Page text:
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Siemens will deliver three units of this type for Hornsea Project One in the UK. Project One is the largest of four wind farms that are going to be built by Dong Energy in the Hornsea Zone in the North Sea, 120 kilometers off the Yorkshire coast – and it’s the world’s largest and most powerful wind farm so far: 174 Siemens SWT 7.0-154 wind turbines will be erected in an area of approximately 407 square kilometers. Once fully commissioned in 2020, they will generate 1,218 MW of clean power. Altogether, the four Hornsea projects will boast a capacity of approximately 6,000 MW.
With a total cable length of 900 kilometers, Hornsea Project One will also include the longest-ever offshore wind farm high-voltage AC electrical system in the world. The variable shunt reactors from Siemens will be installed onshore to support this enormous system.
With this project, the Siemens engineers yet again underlined their expertise in the further development of variable shunt reactor technology. To meet the demand for sustainability, the variable shunt reactors for Hornsea Project One were designed to achieve the lowest possible losses for such a size of machinery. The relatively low sound emissions of less than 84 dB(A) at 300 MVAr also adds to the environmental compatibility of the units.
“The 220-kV, 120–300-MVAr variable shunt reactors will cater for the fluctuating demand of reactive power compensation, resulting from the volatile nature of wind power, for the world’s largest offshore wind farm. Currently, there are only a few factories in the world that can design, manufacture, and test a reactor of this size, and we recognize the Siemens team’s excellent performance,” says Shihabudheen Kavungal Kolparambath, Project Manager at Dong Energy.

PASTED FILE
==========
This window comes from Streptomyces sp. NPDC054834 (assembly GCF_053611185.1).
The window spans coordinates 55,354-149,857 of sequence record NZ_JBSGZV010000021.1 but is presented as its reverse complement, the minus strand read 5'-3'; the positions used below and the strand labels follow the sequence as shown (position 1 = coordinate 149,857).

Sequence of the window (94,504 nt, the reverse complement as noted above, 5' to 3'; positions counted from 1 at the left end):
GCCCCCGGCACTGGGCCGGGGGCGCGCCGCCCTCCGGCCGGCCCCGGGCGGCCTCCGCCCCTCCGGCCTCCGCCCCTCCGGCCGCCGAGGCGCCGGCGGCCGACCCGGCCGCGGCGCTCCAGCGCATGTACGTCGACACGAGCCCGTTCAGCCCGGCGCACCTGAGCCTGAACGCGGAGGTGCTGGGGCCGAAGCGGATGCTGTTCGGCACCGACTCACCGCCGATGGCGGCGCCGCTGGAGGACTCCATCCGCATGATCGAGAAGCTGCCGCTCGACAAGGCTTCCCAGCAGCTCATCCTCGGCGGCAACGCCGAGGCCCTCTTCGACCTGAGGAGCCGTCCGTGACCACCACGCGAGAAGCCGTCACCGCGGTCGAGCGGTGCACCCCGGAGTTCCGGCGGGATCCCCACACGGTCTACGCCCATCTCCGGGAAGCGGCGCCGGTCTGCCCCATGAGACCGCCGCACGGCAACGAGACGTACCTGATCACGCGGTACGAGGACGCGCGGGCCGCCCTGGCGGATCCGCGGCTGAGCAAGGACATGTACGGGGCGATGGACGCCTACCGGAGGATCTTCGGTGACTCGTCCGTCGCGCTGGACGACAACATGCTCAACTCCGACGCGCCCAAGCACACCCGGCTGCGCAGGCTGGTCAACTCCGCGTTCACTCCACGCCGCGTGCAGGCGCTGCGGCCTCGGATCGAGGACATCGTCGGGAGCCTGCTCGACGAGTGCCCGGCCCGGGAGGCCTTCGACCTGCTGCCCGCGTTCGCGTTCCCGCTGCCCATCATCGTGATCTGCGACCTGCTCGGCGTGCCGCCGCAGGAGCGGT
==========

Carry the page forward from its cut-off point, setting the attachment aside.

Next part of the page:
Siemens has pioneered the development of variable shunt reactors, which are ideally suited to support the connection of wind farms to existing power grids. By combining the proven design of shunt reactors with the reliability of tap changers, variable shunt reactors can keep the voltage within the defined voltage band, even when extreme voltage fluctuations occur. This enables grid operators to adapt to the reactive power currently needed and to minimize losses.
“Wind power has become a main pillar within Europe’s energy mix. However, for our customers this means a challenge in terms of grid stability and efficiency. We are proud to develop and deliver innovative products, such as this extraordinary variable shunt reactor, that increase security and enable the reliable operation of future modern power grids,” says Dr. Beatrix Natter, CEO of the Siemens Transformers business unit.